“Don’t Talk” is yet another song from Reckoning, and another that is about marriage. After the lyric “We won’t talk any more”, there’s a quick and earthy bass solo by Chapin’s husband, the astonishing Stephan Crump. Hilarious in its own way. It’s also notable here that the trio is recreating the arrangements from a record that was amply produced, which requires them to add some more texture with background vocals. Crump and Fox are up to the job. On the next song, “Feed Your Baby”, Crump handles a low harmony (of course - he’s a bass player) that really fills things out.


The band closes the first set and opens the second with some very hot songs. On “Let Me Just Be” Jen’s voice cracks and frays in a sexy way. Some people find her voice cutesy: rounded but young, little girl-ish. But it’s hardly that here. It’s a little nasty. As is Fox’s guitar solo, which uses just enough distortion and combines dirty chording with some crying high notes. “NYC” is a very funky tune that Chapin wrote in music school at Berkelee, pining for a “real city” like New York. It’s all Crump, man, laying down a killer funk bass line that isn’t simple at all but is, in fact, that perfect combination of syncopation and blues roots, surprises and a killer adherence to the joys of “the one”.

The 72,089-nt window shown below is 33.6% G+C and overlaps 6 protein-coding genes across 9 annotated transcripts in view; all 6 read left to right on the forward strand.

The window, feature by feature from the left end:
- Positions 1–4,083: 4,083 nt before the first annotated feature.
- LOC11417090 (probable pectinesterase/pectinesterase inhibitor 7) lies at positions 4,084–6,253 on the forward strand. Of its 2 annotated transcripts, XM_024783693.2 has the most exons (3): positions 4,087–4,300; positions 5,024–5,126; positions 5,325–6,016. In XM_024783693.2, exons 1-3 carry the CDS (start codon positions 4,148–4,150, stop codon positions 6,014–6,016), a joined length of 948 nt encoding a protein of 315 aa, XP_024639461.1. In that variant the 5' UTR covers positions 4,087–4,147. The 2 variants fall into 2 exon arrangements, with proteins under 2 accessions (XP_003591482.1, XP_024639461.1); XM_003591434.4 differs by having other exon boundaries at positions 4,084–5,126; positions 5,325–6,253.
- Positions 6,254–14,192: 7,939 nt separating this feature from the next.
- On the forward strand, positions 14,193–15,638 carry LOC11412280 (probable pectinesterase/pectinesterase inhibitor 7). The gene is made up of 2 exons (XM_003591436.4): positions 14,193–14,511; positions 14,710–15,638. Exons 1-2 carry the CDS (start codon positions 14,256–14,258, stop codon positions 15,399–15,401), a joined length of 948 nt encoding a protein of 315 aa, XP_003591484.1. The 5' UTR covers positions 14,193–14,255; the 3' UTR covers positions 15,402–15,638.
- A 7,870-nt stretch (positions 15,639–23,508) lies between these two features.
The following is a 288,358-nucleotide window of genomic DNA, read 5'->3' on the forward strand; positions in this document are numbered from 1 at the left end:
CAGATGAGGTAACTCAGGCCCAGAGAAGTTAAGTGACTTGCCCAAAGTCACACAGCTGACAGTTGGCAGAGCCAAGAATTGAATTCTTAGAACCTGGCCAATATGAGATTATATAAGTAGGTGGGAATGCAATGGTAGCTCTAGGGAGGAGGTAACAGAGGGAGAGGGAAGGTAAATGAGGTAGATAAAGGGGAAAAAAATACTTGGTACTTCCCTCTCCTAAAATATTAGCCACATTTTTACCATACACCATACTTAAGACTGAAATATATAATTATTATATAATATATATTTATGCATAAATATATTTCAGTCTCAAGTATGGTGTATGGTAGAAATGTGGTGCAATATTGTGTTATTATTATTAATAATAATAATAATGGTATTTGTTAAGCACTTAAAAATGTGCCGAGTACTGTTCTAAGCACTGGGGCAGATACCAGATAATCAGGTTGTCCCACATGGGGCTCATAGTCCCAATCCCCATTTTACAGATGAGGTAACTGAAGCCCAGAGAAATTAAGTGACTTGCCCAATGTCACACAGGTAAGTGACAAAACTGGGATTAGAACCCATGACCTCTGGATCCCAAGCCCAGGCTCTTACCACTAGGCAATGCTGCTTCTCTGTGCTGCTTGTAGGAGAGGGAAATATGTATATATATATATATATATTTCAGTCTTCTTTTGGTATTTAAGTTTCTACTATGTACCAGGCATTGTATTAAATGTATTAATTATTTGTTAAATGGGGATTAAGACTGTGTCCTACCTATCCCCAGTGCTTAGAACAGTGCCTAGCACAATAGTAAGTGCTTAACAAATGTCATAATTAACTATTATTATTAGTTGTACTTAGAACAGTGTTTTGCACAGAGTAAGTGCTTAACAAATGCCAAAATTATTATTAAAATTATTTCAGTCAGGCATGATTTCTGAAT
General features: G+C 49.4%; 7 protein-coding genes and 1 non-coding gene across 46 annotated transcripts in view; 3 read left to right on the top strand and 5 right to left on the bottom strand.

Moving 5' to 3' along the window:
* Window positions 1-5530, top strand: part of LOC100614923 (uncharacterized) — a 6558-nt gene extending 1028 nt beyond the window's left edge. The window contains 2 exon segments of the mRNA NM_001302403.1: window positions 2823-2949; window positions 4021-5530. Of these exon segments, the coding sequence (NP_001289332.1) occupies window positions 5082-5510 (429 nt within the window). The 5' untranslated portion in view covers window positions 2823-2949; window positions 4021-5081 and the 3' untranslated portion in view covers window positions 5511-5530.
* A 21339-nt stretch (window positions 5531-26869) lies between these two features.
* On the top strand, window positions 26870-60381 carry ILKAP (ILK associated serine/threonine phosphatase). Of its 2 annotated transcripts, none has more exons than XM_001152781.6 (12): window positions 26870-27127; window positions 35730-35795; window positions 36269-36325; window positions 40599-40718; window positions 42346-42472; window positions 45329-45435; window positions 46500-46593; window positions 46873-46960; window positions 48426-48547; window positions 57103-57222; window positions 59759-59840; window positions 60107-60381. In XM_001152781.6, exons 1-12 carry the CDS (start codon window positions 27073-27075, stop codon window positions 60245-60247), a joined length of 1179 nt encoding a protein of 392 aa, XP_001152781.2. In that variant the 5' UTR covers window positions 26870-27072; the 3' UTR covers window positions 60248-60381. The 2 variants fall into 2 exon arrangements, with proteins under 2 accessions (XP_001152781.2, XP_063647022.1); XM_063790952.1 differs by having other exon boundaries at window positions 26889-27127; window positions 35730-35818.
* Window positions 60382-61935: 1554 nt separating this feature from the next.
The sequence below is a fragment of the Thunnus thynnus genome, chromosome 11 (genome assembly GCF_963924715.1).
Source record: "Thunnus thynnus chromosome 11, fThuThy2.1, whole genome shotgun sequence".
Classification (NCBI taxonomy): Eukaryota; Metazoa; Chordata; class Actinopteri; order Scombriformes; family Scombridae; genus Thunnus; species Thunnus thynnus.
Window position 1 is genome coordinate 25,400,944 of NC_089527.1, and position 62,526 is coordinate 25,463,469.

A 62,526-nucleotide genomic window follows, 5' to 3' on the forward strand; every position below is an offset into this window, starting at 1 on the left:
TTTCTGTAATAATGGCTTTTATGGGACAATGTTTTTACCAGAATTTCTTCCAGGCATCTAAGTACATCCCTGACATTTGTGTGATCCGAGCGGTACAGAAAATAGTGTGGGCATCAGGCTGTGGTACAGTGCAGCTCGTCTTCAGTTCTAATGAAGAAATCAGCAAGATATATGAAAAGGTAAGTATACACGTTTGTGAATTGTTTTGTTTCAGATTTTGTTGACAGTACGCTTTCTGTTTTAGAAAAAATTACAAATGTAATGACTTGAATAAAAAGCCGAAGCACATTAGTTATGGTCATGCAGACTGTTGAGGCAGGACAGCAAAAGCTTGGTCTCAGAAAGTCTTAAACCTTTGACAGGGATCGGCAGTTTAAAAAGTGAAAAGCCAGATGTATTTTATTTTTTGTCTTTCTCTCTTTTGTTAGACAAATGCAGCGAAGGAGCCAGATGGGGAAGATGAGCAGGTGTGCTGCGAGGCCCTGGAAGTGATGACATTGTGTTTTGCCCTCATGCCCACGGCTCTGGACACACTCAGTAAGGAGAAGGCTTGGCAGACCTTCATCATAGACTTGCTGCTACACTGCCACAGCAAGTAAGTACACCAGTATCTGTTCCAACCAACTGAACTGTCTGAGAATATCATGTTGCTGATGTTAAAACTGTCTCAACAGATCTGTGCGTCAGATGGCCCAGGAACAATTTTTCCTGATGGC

Rhythmically, this trio is also much different from any folk band you’ve ever heard. “Little Hours” (from her first recording that really got attention) lets the band push and pull each other in a cool way. If you want to know how this music is not just “pop”, not just a verse and chorus that could have been on the radio, here it is. The bass goes arco on the verse and the thing is just that much better. Similarly, “Passive People” is a rumba that hides its real agenda: to note that we put up with way too much just to stay comfortable. But, boy, it’s easy to miss the point if you just hear how fun and seductive this groove it.